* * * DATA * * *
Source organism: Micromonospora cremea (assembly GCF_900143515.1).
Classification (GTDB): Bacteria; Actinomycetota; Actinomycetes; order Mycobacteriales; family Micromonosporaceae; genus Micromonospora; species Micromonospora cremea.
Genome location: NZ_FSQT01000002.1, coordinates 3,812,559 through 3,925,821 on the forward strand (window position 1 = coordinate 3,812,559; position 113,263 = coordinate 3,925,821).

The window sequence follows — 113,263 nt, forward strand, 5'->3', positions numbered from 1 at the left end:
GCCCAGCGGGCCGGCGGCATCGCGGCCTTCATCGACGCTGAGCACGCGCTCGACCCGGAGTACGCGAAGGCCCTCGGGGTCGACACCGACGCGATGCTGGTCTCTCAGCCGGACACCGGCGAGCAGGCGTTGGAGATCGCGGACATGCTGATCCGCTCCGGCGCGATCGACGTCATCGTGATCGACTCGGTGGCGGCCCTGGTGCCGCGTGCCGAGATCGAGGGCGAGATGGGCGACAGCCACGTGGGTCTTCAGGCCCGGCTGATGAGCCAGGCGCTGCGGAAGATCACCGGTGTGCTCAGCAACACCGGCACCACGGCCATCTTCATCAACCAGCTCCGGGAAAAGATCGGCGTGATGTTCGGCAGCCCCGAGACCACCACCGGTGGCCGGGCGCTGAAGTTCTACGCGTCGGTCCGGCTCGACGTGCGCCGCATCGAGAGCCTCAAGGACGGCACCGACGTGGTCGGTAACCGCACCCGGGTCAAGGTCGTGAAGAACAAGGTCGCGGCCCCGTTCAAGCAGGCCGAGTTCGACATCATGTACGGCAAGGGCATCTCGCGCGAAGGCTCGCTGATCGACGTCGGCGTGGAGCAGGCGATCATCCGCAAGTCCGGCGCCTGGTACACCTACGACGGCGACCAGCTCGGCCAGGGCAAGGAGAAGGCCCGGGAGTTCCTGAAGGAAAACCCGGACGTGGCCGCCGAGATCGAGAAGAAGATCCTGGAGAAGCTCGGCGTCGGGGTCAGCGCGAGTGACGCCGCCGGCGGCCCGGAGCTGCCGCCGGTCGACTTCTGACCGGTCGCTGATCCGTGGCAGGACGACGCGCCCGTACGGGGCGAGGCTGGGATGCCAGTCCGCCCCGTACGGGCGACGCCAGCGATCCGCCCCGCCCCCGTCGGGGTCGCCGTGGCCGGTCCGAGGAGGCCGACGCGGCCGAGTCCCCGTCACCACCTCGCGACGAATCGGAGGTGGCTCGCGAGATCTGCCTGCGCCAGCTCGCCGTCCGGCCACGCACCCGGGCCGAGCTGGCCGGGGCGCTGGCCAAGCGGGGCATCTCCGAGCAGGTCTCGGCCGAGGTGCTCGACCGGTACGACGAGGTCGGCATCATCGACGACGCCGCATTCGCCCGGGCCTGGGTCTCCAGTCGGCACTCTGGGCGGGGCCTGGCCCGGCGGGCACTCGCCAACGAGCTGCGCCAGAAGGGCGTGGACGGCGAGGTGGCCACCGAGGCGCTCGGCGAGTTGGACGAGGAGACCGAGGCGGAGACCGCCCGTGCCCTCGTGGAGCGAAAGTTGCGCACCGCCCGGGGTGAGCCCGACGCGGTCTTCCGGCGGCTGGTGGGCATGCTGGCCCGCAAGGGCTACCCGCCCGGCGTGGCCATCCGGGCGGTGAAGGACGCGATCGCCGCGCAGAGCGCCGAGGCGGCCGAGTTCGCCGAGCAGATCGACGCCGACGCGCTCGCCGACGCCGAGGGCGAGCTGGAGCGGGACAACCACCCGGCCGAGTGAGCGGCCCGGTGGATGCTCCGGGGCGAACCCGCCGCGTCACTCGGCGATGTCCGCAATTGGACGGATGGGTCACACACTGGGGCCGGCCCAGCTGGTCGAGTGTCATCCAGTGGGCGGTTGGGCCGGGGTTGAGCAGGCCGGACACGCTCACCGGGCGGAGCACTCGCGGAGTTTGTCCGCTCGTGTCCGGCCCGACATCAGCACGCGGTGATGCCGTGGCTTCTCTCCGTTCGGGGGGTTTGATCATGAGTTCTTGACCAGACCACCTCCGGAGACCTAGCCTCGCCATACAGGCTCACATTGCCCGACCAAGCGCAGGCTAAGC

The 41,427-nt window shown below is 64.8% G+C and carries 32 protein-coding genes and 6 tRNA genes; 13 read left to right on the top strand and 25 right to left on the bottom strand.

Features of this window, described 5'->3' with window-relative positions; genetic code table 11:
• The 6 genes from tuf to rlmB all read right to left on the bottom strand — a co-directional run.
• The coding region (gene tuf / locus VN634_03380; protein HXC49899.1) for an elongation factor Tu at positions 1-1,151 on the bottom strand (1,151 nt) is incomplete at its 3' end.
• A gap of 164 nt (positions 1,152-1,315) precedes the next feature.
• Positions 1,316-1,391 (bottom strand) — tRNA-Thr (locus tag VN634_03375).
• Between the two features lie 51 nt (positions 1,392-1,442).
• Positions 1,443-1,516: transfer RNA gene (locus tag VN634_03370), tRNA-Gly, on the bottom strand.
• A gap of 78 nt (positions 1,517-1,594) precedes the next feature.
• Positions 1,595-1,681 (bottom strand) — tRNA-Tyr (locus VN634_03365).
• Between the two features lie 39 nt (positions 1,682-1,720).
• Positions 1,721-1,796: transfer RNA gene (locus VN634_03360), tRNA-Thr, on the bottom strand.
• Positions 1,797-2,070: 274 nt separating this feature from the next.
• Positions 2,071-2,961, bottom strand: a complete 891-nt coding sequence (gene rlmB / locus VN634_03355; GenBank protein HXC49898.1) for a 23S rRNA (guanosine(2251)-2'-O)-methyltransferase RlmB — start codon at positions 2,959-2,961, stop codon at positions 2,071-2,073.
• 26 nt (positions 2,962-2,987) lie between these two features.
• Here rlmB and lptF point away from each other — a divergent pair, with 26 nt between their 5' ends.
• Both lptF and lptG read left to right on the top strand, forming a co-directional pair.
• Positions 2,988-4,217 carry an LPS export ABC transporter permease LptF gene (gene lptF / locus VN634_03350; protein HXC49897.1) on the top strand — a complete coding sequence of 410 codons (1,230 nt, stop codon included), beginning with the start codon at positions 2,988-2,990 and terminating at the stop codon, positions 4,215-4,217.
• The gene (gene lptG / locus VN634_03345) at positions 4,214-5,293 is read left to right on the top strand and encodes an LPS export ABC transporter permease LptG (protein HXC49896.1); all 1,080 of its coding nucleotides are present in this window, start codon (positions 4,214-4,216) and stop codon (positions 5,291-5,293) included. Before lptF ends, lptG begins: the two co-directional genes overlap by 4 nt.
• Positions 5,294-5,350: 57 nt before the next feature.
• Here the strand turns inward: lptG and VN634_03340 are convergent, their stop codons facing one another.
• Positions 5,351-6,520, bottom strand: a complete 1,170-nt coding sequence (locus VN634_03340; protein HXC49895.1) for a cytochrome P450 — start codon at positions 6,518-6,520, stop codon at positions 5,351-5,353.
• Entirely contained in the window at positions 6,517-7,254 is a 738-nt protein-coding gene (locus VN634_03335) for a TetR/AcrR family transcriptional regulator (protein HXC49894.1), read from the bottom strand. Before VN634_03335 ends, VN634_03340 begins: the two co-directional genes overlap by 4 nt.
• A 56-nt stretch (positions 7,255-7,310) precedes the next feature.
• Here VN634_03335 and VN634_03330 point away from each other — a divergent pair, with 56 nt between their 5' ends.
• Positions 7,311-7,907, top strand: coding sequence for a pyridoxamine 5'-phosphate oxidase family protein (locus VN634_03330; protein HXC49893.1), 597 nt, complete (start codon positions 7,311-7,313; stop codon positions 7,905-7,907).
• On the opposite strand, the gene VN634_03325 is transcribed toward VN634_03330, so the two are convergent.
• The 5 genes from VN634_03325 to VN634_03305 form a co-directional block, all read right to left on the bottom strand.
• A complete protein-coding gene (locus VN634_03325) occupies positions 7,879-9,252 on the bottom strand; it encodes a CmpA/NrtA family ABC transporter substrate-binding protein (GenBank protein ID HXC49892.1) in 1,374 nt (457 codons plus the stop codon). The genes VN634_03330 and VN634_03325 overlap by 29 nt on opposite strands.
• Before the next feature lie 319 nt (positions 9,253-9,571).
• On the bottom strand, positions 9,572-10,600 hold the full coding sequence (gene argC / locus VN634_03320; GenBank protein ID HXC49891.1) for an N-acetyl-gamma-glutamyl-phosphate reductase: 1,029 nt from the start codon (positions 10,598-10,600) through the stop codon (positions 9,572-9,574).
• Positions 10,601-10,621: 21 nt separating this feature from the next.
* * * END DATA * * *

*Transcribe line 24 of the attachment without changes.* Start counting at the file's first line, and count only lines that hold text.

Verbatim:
• The gene (gene lptG / locus VN634_03345) at positions 4,214-5,293 is read left to right on the top strand and encodes an LPS export ABC transporter permease LptG (protein HXC49896.1); all 1,080 of its coding nucleotides are present in this window, start codon (positions 4,214-4,216) and stop codon (positions 5,291-5,293) included. Before lptF ends, lptG begins: the two co-directional genes overlap by 4 nt.